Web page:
• Crowd at YahooFuckin' Beck! Beck totally got it. As far as I know, Beck isn't really on the "corporate event" circuit (to wit he headlined Shoreline's Download Festival on Saturday) and is probably peaking right now in terms of his popularity. (BTW I love the photo at left that combines the concert/corporate atmosphere.) The fact that he agreed to do this is a testament to the fact that he "gets it". The Beck show itself was filled with hackerly goodness (the meta-brilliance of the puppetshow projected behind the band, the on stage dinner party, etc.) After the show Beck took the time to walk around, check out the Hacks, interact with some hackers, etc. Beck (and his very cool band) were nothing but gracious and engaged. It was perfect.

  • Heather rocks Matt to sleepThe Open Hack Day logo. This was another labor of love, executed under tremendous pressure (t-shirts didn't arrive until the day of the event.) I think it's perfect. A visual pun - hacking code. Beck's folks loved it too and took a bunch. Hope they sport them!

  • Sleeping HackerThe all-night nature of the event was so cool. It was great to see the tents, but also hackers sleeping on couches, in booths, on the floor, etc. I remember so many all-nighters I pulled in my younger days... I remember being so immersed in code, I'd dream code. I remember tag-team coding sessions with Martin (and John Maeda.) I confess I was not able to pull and all-nighter and actually crashed (in a soft bed) between 1am-5am. Folks like Matt Biddulph stayed up all night, despite Heather's efforts to rock him to sleep...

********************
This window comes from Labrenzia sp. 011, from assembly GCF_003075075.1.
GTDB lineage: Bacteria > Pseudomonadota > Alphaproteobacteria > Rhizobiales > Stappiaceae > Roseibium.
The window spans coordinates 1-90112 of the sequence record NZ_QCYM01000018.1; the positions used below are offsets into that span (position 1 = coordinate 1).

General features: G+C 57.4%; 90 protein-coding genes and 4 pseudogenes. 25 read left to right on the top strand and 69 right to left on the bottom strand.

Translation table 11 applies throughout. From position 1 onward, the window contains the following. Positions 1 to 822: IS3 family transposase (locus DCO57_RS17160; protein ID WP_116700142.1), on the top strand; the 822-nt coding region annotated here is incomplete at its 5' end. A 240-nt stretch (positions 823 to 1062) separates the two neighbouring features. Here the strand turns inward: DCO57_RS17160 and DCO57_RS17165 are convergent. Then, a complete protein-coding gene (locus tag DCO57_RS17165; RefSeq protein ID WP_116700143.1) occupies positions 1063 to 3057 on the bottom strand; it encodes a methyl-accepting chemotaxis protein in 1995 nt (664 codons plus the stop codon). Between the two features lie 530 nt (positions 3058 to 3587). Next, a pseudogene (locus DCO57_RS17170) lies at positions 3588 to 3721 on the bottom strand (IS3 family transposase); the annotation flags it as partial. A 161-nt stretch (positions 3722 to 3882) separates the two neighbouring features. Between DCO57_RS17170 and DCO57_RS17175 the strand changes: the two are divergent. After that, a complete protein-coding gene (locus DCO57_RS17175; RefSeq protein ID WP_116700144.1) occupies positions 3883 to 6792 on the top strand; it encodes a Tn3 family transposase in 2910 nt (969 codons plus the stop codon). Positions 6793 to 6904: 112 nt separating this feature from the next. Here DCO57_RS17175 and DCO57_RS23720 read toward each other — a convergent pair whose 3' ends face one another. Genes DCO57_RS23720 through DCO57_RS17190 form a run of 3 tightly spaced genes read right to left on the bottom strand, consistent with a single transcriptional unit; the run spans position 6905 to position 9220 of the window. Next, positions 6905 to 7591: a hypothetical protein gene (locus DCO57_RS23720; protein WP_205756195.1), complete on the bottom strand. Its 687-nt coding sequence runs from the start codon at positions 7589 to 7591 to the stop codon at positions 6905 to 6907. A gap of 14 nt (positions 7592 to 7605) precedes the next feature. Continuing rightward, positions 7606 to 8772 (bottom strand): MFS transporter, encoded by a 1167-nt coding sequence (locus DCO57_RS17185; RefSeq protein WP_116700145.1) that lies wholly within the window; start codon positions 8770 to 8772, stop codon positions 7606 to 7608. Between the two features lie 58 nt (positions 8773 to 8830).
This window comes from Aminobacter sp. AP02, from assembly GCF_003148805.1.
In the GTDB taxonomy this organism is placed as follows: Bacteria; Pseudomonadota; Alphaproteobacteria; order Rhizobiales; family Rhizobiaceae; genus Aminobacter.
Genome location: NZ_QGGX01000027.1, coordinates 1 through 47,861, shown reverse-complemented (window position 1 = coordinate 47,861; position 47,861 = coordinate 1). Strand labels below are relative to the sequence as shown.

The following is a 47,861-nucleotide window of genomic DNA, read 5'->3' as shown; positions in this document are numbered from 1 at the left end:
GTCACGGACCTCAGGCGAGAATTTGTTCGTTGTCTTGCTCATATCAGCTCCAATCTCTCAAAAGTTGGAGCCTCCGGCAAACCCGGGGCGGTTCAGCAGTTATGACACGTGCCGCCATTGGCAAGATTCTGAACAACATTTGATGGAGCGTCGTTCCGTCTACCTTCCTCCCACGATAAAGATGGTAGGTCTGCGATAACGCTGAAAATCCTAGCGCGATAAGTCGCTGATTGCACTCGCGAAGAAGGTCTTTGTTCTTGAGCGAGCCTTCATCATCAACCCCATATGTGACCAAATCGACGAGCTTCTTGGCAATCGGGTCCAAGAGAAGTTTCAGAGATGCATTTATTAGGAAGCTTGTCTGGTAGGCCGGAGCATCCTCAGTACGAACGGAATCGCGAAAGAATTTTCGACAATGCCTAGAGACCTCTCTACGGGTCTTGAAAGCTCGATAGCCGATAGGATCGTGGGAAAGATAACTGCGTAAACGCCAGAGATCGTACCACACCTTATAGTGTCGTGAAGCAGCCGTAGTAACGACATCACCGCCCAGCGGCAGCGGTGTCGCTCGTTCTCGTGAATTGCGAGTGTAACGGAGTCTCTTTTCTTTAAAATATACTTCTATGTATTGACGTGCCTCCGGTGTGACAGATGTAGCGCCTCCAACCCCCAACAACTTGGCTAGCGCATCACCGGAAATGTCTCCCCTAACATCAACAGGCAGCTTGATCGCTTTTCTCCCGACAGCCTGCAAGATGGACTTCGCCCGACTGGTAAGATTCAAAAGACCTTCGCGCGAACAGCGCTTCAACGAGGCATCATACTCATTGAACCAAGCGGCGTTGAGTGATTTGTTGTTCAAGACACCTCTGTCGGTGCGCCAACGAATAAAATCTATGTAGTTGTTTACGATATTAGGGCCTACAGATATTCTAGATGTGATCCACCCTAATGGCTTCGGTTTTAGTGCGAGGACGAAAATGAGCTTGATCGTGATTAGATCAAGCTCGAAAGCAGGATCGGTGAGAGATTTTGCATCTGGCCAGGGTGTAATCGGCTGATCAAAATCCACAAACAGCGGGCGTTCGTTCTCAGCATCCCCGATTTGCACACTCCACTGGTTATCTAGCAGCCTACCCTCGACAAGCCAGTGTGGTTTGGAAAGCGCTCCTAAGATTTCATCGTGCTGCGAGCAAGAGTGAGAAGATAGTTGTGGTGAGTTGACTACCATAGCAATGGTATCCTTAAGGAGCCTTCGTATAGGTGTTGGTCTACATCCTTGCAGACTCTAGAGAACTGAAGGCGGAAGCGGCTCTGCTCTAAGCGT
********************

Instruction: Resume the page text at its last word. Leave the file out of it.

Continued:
• The spontaneous teams that developed. People came from all over the country and many with no idea what they'd be building or who they'd be partnering with. And yet, folks found partners... At least one of these impromptu teams actually won an award.

  • Michael ArringtonMichael Arrington. It is friggin' hard to emcee these events. Mike did it with grace, composure, humor, panache... He lent his voice, his endorsement, his goodwill... Mike's involvement was another moving act of generosity and I'm personally grateful to him. Go read TechCrunch.